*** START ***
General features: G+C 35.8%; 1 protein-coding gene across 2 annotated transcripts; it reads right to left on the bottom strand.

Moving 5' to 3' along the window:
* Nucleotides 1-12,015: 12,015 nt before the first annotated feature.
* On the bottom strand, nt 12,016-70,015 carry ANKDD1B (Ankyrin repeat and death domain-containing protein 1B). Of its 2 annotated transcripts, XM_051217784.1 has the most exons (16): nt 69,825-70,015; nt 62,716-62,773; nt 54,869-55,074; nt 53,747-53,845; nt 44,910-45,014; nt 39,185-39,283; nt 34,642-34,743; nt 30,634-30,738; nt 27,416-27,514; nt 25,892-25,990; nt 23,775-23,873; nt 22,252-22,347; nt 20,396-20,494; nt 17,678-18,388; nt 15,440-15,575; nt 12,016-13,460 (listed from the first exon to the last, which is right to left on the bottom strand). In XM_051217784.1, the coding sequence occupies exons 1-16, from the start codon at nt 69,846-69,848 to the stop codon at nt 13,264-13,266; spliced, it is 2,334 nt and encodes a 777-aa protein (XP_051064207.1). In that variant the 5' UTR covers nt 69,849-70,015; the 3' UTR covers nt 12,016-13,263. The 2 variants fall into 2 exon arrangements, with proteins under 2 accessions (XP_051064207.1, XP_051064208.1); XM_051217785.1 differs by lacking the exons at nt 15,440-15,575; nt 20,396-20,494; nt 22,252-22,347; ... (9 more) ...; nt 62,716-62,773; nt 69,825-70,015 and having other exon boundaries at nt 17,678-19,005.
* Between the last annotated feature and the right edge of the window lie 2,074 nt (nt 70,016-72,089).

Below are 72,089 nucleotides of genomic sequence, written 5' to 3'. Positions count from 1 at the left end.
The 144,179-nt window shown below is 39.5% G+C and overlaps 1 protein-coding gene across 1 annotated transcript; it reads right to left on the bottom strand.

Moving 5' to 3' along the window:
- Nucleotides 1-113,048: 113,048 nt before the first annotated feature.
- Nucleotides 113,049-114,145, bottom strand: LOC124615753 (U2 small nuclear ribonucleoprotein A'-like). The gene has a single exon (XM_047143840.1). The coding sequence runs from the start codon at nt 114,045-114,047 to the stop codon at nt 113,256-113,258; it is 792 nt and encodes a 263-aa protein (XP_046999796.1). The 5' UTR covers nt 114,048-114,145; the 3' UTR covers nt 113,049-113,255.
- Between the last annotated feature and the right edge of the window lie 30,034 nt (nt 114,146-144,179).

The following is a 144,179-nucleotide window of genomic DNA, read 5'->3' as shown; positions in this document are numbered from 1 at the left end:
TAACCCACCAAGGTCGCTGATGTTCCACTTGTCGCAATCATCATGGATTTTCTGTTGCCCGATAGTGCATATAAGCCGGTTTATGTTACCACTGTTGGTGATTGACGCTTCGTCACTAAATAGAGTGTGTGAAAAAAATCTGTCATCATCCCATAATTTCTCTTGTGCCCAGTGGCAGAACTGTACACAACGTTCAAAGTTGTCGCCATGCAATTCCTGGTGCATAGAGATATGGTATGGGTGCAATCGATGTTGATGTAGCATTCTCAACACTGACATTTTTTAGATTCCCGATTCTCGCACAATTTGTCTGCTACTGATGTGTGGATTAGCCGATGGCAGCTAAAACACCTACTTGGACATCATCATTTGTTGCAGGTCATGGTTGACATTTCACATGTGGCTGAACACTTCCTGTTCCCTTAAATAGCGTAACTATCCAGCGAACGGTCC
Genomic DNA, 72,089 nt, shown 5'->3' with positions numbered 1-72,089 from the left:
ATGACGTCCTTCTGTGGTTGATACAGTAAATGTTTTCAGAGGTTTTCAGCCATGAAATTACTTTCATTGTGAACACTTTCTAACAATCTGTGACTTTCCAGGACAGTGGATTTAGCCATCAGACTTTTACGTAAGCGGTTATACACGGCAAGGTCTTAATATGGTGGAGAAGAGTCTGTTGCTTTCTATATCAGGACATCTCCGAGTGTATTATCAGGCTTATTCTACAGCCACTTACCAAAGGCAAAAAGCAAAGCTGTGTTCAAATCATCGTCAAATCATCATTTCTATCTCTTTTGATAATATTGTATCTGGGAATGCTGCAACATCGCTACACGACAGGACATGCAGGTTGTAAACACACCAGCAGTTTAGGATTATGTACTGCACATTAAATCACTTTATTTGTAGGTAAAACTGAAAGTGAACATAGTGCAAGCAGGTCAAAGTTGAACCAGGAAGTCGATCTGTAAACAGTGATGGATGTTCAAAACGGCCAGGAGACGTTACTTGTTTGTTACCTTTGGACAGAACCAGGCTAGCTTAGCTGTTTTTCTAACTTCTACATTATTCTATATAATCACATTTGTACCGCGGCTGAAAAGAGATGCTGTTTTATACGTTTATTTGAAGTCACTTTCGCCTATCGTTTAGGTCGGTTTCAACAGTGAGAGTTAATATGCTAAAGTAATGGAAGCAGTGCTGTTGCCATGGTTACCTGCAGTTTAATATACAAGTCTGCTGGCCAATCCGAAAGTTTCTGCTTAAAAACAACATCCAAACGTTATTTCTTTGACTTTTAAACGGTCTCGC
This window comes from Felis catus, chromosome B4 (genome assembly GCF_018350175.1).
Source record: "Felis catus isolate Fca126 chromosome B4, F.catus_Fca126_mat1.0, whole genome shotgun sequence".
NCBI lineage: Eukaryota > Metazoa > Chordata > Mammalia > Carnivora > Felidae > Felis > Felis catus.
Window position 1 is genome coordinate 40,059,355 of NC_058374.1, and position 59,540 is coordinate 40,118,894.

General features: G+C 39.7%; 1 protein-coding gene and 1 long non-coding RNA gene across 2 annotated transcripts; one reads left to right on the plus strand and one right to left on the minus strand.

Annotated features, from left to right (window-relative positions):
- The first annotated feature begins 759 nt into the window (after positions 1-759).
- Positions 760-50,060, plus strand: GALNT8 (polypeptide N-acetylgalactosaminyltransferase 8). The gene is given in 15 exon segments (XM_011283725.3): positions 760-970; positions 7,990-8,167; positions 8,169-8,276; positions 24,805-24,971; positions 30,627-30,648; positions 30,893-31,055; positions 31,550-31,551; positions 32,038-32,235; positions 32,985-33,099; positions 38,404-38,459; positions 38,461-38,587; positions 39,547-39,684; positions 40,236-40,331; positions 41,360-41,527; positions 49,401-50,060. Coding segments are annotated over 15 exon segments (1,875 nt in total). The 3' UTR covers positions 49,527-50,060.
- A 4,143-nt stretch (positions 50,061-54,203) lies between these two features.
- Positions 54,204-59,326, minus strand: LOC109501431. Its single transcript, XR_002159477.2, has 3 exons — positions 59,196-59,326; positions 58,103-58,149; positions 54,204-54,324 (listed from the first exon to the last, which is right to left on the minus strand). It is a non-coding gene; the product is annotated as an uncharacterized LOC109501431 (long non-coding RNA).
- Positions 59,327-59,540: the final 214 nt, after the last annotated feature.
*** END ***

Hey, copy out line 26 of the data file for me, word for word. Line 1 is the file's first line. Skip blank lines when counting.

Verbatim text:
- Positions 59,327-59,540: the final 214 nt, after the last annotated feature.